ASB economists are warning about potential negative effects if there's any move to rent controls in this country.
Rent controls have been talked about as something the Government would consider if the reaction to its recently announced housing policy changes sees notable increases in rents.
In ASB's latest Economic Weekly publication, in which ASB economists tweak their housing market forecasts in the wake of the Government announcements, the bank's chief economist Nick Tuffley says rent controls do give a benefit to the incumbent renters (regardless of their financial circumstances) of properties "brought into the rent control web".
"But pretty much everyone else bears costs," he says.
"Future would-be renters tend to face shortages of (rent-controlled) properties, as few incumbents want to give up their windfall gain and private landlords shy away from providing rental stock.
"Properties tend to either be under maintained (New York’s post-war experience) or can be over-renovated in order to boost the rent if such adjustments are permitted (which impacts rental affordability)."
He notes that Berlin’s year-old rent controls on pre-2014 dwellings have created a shortage of rent-controlled properties while sharply boosting the rents of exempt new builds, as new renters have little alternative.
Stockholm has an average 11-year wait to officially rent a rent-controlled dwelling, Tuffley says.
"A thriving black market has developed for sub-leases of rent-controlled dwellings, which has attracted criminal gang involvement and even sparked homicides.
"In summary, a policy that distributes the benefits irrespective of need, and potentially constricts rental housing supply in the midst of a housing shortage, may not help resolve NZ’s problem of an expensive and under supplied housing stock – for both would-be owners and renters."
Tuffley says the Government's changes do "simply reinforce" that rents in this country will continue to go up – just faster now.
"Property investors on a 33% marginal tax rate will effectively face a 50% increase in the debt servicing costs. It is inevitable that some landlords will attempt to pass some of that cost on.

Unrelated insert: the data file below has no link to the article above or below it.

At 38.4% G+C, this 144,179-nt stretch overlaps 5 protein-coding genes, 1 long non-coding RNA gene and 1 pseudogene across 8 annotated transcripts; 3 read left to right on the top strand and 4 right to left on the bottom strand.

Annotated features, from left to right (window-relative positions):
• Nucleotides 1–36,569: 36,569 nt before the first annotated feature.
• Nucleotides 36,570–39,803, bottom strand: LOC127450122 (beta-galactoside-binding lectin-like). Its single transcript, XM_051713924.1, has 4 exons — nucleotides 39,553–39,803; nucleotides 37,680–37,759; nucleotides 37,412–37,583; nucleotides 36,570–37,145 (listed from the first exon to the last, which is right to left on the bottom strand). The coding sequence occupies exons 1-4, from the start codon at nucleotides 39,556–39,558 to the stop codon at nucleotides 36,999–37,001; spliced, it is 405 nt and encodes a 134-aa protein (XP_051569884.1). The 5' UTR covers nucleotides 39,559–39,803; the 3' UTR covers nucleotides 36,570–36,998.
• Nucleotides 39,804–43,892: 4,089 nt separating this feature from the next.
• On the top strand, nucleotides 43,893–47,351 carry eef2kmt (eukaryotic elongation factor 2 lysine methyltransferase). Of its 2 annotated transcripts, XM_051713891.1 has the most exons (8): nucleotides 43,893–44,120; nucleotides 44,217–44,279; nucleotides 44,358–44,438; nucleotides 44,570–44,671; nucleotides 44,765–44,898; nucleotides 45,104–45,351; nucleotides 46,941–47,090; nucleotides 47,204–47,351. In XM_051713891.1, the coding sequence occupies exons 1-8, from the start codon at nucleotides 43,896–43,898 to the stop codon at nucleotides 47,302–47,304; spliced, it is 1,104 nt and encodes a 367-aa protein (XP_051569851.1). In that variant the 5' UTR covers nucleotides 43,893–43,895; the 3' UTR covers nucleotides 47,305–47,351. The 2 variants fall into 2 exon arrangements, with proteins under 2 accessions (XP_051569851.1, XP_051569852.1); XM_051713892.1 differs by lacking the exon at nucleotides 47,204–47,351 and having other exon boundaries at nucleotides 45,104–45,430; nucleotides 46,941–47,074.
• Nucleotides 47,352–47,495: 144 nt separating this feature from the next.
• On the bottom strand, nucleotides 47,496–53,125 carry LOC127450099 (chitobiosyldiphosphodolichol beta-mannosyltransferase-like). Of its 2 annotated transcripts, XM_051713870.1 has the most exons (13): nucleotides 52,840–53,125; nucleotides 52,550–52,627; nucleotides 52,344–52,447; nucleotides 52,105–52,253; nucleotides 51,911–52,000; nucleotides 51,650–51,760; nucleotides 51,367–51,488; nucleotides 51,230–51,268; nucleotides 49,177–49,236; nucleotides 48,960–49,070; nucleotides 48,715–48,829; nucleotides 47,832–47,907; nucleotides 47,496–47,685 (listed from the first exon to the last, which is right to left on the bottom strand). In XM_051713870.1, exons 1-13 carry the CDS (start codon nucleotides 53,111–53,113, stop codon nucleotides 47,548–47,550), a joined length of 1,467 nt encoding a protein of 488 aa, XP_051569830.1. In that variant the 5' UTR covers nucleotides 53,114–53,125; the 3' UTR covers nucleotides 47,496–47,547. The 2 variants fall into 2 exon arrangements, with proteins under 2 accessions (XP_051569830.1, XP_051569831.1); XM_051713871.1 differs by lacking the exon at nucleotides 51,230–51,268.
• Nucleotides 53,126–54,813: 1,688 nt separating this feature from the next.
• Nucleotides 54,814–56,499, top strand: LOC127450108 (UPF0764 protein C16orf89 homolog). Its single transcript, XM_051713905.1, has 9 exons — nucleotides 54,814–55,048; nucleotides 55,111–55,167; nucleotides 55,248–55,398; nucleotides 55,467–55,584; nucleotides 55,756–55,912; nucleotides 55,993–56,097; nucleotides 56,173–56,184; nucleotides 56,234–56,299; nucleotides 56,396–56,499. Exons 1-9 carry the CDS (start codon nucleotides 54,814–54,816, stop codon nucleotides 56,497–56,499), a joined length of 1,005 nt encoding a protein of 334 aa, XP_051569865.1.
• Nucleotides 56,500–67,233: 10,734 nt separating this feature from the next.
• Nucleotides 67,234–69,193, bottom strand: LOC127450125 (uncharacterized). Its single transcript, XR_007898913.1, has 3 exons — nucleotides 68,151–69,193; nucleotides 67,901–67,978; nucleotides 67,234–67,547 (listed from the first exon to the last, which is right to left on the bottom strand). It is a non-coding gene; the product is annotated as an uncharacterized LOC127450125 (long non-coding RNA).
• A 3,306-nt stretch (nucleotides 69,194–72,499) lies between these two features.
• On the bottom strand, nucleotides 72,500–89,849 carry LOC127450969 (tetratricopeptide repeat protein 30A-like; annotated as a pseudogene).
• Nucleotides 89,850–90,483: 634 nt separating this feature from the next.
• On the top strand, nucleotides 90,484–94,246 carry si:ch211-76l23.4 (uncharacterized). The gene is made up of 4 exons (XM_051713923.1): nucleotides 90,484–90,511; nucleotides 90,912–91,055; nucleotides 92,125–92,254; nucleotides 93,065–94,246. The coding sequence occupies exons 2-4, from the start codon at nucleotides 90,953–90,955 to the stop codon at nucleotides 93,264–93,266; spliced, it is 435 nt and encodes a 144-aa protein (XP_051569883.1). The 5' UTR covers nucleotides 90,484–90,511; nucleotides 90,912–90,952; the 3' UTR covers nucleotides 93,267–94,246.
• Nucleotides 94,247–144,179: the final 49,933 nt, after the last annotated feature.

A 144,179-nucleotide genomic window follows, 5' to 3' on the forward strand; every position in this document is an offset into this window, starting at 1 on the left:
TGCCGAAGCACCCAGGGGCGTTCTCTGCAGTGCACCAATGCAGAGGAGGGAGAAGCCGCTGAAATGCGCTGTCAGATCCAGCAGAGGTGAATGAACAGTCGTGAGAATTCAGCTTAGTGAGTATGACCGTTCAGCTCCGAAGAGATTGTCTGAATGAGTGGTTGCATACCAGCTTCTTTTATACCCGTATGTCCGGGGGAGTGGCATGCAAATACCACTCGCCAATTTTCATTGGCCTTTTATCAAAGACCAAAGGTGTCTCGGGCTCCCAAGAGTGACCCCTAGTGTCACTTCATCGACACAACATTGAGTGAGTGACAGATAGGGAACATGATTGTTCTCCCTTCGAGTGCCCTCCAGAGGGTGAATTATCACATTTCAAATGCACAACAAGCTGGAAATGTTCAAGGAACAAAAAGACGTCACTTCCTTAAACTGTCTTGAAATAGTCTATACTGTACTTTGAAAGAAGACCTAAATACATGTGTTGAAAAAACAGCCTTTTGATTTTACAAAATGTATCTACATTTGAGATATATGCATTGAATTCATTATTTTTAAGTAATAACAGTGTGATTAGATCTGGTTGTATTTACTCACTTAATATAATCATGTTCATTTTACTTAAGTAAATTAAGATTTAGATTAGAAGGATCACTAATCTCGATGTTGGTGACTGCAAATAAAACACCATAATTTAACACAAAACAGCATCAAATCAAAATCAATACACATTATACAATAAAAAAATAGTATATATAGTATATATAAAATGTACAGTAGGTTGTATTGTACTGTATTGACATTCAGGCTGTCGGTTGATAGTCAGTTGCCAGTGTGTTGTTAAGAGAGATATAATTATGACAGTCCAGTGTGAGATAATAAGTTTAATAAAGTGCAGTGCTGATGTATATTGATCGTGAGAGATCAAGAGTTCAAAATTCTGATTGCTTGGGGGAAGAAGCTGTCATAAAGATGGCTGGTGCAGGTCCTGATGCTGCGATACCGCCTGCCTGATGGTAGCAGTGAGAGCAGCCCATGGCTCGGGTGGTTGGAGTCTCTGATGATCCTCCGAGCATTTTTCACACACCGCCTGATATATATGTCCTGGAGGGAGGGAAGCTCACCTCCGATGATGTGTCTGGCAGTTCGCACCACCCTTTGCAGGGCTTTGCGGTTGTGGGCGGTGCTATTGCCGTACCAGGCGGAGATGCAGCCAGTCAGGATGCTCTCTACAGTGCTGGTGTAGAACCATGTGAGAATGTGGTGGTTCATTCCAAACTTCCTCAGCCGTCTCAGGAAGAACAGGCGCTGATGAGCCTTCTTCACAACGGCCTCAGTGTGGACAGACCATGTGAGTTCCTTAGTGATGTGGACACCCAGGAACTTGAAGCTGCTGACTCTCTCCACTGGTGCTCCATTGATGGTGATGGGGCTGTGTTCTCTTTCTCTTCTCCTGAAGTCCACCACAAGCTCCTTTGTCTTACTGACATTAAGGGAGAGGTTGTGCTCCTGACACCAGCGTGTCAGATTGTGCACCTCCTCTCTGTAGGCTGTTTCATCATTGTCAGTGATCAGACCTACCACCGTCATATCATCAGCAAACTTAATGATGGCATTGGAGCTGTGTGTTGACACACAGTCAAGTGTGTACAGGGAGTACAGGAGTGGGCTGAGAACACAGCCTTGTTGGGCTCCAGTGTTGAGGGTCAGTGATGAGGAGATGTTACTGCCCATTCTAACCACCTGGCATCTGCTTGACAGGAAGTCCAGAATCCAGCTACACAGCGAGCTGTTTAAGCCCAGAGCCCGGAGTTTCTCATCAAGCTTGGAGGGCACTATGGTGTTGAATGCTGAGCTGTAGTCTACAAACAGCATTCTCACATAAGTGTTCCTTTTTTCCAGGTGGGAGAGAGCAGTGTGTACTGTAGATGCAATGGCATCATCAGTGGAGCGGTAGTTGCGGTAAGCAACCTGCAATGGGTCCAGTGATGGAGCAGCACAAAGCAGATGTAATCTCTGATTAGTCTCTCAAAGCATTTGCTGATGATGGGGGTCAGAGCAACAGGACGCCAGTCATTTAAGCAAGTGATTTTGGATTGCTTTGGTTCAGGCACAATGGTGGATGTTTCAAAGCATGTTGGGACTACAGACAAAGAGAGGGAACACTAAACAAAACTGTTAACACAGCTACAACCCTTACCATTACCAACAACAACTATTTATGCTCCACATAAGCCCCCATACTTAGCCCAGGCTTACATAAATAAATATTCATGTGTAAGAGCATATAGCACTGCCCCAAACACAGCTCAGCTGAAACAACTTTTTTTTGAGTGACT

"We have factored in an extra 15% in rents through to mid-2025 that will add roughly 0.3 percentage points to annual CPI inflation."
In terms of the impact on investor of the changes, Tuffley says the price an investor would now be willing to pay to buy a typical property could drop by up around 30% if they were seeking the pre-existing after-tax cash flow.
"In reality, rents are likely to bear some of the adjustment and it is also probable that a return to pre-existing cashflows is unlikely.
"Nevertheless, the price an investor would now be willing to pay for a property will clearly be less.
"At the lower end of the market, where investors are most active, first-home buyers are now likely to be the group setting the price at the margin. But they will be doing that in a market that remains under-supplied."
Tuffley says because of the under-supply, he expects house prices "will still get a degree of support",
"We expect house prices will be roughly flat through the middle half of 2021. That would still mean annual growth in 2021 of around 9-10%, compared to our view of 15% before the housing announcement.
"Beyond that we see 3-5% annual growth.
"Essentially, we expect the heat to sharply come out of the housing market over the next six months, rather than the gradual moderation we previously expected. Slight month-on-month price falls may be possible if investor demand changes abruptly over the next couple of months, much as happened last year after the initial lockdown was imposed."
In terms of the impact on housing construction, Tuffley says the weak price signal for developers, plus uncertainty over whether/exactly how new builds will be exempt from the loss of interest expense deductibility, "will be a drag on construction activity this year".
"We have pulled back our housing construction forecast by 8% (by the end of 2021).
"Yet the fundamental issue of needing new construction remains acute.
"We have also revised up our net migration forecast on the basis that trans-Tasman people movement will soon become freer.
"Our estimate is that the housing shortage will now be resolved more gradually, reinforcing that lack of supply will continue to give house prices some degree of support."